The takeaway from this story: never consent to a warrantless search.
On April 15 a DEA agent boarded a passenger train in Albuquerque and began grilling people about where they were going and why. Joseph Rivers, a 22-year-old black man, told the agent he was going to LA to make a music video. The agent asked Rivers if he could search his bags, and Rivers, bless his naive heart, consented. The agent didn't find drugs or weapons, but he found $16,000 in cash, so he took it, simply because a black man with that much money must be a drug dealer.
Joline Gutierrez Krueger of the Albuquerque Journal writes,
Rivers was left penniless, his dream deferred.
“These officers took everything that I had worked so hard to save and even money that was given to me by family that believed in me,” Rivers said in his email. “I told (the DEA agents) I had no money and no means to survive in Los Angeles if they took my money. They informed me that it was my responsibility to figure out how I was going to do that.”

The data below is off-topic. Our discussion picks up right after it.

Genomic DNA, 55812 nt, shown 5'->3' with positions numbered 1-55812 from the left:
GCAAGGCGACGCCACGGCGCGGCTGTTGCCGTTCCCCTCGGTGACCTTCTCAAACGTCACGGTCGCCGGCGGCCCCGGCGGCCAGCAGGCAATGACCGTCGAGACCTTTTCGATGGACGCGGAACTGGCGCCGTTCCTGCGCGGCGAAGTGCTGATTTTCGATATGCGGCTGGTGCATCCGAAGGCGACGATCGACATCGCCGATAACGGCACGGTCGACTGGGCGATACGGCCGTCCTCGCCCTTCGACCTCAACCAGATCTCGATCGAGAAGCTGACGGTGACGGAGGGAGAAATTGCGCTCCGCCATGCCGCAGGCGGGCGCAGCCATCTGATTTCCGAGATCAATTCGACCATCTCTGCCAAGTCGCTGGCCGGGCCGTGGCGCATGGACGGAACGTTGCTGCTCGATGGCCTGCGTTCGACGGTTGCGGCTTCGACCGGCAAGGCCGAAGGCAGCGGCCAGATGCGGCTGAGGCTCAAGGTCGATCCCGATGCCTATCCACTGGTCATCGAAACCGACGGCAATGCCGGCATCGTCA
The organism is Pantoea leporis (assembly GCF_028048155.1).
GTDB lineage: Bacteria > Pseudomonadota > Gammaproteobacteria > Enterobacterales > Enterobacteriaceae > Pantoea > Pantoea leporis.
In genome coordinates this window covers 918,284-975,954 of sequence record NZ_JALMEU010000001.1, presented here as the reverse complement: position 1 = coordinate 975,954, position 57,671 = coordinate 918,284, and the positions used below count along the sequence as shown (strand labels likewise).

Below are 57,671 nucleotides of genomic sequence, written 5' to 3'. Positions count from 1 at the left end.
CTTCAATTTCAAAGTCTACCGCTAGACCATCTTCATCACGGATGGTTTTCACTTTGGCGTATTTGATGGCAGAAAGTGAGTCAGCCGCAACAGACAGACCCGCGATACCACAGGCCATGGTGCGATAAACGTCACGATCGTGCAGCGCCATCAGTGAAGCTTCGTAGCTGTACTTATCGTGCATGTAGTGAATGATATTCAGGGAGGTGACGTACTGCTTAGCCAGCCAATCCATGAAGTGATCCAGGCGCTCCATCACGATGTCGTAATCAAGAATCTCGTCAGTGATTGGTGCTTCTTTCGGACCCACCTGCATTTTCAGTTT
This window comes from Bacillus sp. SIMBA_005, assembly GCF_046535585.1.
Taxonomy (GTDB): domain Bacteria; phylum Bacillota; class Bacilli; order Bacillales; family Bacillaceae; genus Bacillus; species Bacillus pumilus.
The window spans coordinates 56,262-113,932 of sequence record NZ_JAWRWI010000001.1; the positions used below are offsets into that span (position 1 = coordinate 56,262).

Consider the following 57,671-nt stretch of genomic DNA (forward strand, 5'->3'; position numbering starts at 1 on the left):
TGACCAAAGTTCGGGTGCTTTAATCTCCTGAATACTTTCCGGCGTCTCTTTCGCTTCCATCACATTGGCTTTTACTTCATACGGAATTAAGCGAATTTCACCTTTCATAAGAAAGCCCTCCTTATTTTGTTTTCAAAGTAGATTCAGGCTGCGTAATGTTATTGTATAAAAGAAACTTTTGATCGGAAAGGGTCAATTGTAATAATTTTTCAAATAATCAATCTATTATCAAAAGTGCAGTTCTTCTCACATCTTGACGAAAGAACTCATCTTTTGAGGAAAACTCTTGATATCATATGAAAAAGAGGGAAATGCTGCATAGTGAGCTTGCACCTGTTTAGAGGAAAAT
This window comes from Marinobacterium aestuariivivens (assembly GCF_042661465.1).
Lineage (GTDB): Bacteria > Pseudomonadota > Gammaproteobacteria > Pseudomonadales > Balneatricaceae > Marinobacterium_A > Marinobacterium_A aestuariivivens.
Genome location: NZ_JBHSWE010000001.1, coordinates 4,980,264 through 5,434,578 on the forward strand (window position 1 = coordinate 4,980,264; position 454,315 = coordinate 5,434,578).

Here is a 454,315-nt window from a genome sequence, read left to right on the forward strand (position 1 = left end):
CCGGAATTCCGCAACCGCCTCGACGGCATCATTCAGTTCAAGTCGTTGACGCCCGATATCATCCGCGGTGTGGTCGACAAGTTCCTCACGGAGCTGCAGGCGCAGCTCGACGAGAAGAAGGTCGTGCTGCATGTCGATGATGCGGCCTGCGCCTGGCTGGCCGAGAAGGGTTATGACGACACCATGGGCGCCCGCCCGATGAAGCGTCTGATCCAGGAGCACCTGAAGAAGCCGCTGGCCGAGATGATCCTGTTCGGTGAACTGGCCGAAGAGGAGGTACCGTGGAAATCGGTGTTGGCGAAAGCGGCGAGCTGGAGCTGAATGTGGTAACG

Other travelers had witnessed what happened. One of them, a New Mexico man I’ve written about before but who asked that I not mention his name, provided a way for Rivers to get home, contacted attorneys – and me.
“He was literally like my guardian angel that came out of nowhere,” Rivers said.
Joseph Rivers has a GoFundMe campaign to replace the $16,000.
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